Carbon substrate utilization in the diesel-contaminated soil started from 24 h when the bacteria metabolized glucose-1-phosphate (Figure 2). The maximum metabolic activity was recorded from 96 h of incubation to the end of the experiment (214 h). At this time, bacteria that lived in the presence of diesel contamination most frequently metabolized the following carbon substrates: d-galacturonic acid, l-asparagine, d-mannitol, l-serine, gamma-hydroxybutyric acid, d-glucosoaminic acid, itaconic acid, l-threonine, i-erythritol, glycyl-l-glutamic acid, alpha-d-lactose, alpha-ketobutyric acid, d-cellobiose, 4-hydroxybenozic acid, N-acetyl-d-glucosoamine, l-phyenyloalanine, phenylethylamine, d-xylose, and beta-methyl-d-glucoside.
As presented in Figure 2, the heat map obtained for the petrol-contaminated soil differed significantly from the other two and indicated strong inhibition of bacterial activity resulting from petrol contamination. In this case, the metabolic activity was recorded only at 168–214 h of incubation, when the bacteria metabolized, in particular, l-phenylalanine, alpha-ketobutyric acid, itaconic acid, pyruvic acid methyl ester, and alpha-d-lactose. After 168 h incubation, the bacteria intensively metabolized all sources of carbon available on the Biolog plate (Figure 2). However, their metabolic activity was afterwards inhibited by petrol contamination, which evidenced a more toxic effect exerted by the unleaded 95-octane petrol in comparison to the diesel contamination.

3.2. Genetic Diversity of Autochthonic Bacteria Inhabiting Soil Contaminated with Car Fuels

The variability in the microbial preferences for utilization of the various carbon sources was confirmed by the differences in the microbial structure in the studied soil. Changes in the microbial community following contamination with petrol and diesel as well as in the uncontaminated (control) soils were monitored in the PCR reaction using the 16S rRNA gene (Figure 3). In each case, 545-bp PCR products were obtained.
The differences in the microbial community response depending on the contaminant type (petrol or diesel) are presented in Table 2.
Mollic Gleysol uncontaminated with the car fuels was inhabited by bacterial representatives of the genera Micrococcus, Lysinobacterium, and Bacillus. In the presence of unleaded 95-octane petrol, the following genera of indigenous bacteria were identified: Rhodococcus, Bacillus, and Microbacterium. At the same time, the soil contaminated with diesel were characterized by higher biodiversity than those treated with petrol, and the presence of Rhodococcus, Arthrobacter, Paenibacillus, and Pseudomonas representatives was confirmed.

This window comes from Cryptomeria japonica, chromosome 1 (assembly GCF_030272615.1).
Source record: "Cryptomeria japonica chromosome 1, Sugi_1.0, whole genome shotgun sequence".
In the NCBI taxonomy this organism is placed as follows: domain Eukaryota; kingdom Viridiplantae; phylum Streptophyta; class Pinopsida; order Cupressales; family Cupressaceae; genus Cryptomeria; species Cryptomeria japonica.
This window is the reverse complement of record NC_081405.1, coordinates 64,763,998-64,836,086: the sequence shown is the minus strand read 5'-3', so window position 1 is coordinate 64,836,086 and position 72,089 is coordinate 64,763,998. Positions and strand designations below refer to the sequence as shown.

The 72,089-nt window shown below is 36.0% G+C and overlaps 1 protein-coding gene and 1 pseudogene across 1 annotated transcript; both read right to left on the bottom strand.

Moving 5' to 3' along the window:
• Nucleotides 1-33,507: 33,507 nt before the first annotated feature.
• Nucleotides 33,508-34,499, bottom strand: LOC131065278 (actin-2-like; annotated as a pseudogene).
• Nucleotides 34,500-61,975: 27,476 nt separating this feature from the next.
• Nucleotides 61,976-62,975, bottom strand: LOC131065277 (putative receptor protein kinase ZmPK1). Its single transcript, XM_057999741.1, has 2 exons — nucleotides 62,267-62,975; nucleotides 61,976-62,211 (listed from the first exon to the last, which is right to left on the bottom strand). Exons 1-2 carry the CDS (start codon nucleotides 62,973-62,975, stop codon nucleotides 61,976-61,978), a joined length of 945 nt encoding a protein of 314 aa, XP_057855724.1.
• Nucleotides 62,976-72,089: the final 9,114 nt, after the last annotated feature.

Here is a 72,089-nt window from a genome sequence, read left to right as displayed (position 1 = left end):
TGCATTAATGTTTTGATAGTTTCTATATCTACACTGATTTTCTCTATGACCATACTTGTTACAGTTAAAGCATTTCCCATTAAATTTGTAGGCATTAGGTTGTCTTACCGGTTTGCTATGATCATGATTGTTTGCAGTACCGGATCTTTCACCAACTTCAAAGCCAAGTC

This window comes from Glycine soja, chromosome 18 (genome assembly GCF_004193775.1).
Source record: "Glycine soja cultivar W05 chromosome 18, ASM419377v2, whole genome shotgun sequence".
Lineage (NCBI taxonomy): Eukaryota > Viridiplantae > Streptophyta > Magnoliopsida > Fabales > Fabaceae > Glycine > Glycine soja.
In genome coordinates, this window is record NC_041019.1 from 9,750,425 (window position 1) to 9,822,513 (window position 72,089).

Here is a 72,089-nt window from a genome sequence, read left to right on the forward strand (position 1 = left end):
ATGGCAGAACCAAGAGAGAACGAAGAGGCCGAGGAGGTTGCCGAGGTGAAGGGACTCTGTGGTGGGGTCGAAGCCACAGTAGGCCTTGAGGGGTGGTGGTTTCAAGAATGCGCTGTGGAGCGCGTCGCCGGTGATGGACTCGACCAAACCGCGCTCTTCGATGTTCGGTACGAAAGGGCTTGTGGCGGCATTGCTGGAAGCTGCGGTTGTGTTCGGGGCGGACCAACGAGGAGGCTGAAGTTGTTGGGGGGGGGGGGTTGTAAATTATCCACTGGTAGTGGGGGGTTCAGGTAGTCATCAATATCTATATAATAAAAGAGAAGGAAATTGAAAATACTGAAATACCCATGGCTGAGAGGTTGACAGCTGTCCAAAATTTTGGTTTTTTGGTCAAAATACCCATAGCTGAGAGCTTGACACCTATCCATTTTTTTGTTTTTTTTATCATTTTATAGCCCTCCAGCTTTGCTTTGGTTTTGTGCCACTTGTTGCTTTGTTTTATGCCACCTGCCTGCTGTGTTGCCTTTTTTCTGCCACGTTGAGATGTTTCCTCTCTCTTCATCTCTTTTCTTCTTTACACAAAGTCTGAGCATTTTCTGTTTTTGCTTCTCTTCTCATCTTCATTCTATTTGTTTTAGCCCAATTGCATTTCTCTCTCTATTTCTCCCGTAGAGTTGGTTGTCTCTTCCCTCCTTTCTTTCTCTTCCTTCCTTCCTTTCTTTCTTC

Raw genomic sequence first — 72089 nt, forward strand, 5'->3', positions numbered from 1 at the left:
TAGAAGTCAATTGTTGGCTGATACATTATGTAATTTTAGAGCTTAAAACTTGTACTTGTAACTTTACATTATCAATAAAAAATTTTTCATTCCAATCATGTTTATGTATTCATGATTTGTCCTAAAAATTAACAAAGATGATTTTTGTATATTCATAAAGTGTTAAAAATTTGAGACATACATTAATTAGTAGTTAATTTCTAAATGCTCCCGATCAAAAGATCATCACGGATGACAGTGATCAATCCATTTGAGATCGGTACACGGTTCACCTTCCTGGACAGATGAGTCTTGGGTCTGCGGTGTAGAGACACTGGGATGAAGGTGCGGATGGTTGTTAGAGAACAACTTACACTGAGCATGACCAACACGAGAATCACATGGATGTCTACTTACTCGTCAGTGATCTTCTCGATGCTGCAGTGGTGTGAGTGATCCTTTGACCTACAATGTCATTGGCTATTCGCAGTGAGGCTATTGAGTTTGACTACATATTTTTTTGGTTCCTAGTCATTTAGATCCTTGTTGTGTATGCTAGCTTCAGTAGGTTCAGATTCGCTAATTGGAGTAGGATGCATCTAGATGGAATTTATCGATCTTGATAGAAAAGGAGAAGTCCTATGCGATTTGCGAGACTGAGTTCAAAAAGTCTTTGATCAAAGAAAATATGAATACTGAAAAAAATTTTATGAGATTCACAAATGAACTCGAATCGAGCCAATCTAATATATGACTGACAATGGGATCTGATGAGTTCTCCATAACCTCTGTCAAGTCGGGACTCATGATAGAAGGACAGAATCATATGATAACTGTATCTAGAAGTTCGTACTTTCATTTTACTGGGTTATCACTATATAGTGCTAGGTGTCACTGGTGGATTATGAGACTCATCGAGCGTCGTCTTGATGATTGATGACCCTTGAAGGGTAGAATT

The variability of autochthonic microflora in the control (uncontaminated) and after treatments with car fuels (petrol and diesel) is summarized in Table 3.
It was demonstrated that the autochthonic microbial structure was rearranged depending on the petroleum contaminant type because different bacterial genera and species were identified in the studied combinations.
Although Bacillus was found both in the control and the petrol-contaminated soil, the differences in the bacterial structure were demonstrated at the species level. Bacillus cereus, B. thuringiensis, and B. toyonensis inhabited the uncontaminated soil, whilst the presence of B. anthracis, B. mycoides, B. safensis, and B. pumilus was evidenced in the petrol-contaminated Mollic Gleysol. Analogous observations were reported for bacteria of the genus Rhodococcus, the presence of which was demonstrated both in the petrol- and diesel-contaminated soil. There were differences in the bacterial community structure at the species level, i.e., R. erythropolis strain HL-1, R. sp. A35, and R. globerulus were identified in the presence of the petrol contaminant, whilst R. erythropolis strain HS9 and R. sp. DSD51Y were evidenced in the presence of diesel contamination.

4. Discussion

We previously reported that emergence of Rhodococcus was a consequence of the 1-week incubation of Mollic Gleysol with petrol and diesel [19]. The current study evaluated the effect of longer (6-week) soil exposition to petroleum substances applied to test the resistance of bacteria to long-lasting PH pollution. Labud et al. [33] reported that the effect of hydrocarbon toxicity is affected by the hydrocarbon type. PHs can enter the soil environment with falling dust and they are usually strongly absorbed by the soil surface and thus hardly biodegradable [34].